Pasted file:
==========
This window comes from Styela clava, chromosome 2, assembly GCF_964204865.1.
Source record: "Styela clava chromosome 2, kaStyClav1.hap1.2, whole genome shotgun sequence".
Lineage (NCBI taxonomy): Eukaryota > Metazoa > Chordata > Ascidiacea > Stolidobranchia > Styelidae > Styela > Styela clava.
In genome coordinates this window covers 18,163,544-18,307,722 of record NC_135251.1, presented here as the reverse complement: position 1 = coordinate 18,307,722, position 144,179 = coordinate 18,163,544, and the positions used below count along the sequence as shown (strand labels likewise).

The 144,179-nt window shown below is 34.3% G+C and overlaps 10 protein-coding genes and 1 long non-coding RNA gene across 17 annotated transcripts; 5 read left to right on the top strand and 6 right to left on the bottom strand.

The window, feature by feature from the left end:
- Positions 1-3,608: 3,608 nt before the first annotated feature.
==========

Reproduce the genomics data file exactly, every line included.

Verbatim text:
This window comes from Styela clava, chromosome 2, assembly GCF_964204865.1.
Source record: "Styela clava chromosome 2, kaStyClav1.hap1.2, whole genome shotgun sequence".
Lineage (NCBI taxonomy): Eukaryota > Metazoa > Chordata > Ascidiacea > Stolidobranchia > Styelidae > Styela > Styela clava.
In genome coordinates this window covers 18,163,544-18,307,722 of record NC_135251.1, presented here as the reverse complement: position 1 = coordinate 18,307,722, position 144,179 = coordinate 18,163,544, and the positions used below count along the sequence as shown (strand labels likewise).

The 144,179-nt window shown below is 34.3% G+C and overlaps 10 protein-coding genes and 1 long non-coding RNA gene across 17 annotated transcripts; 5 read left to right on the top strand and 6 right to left on the bottom strand.

The window, feature by feature from the left end:
- Positions 1-3,608: 3,608 nt before the first annotated feature.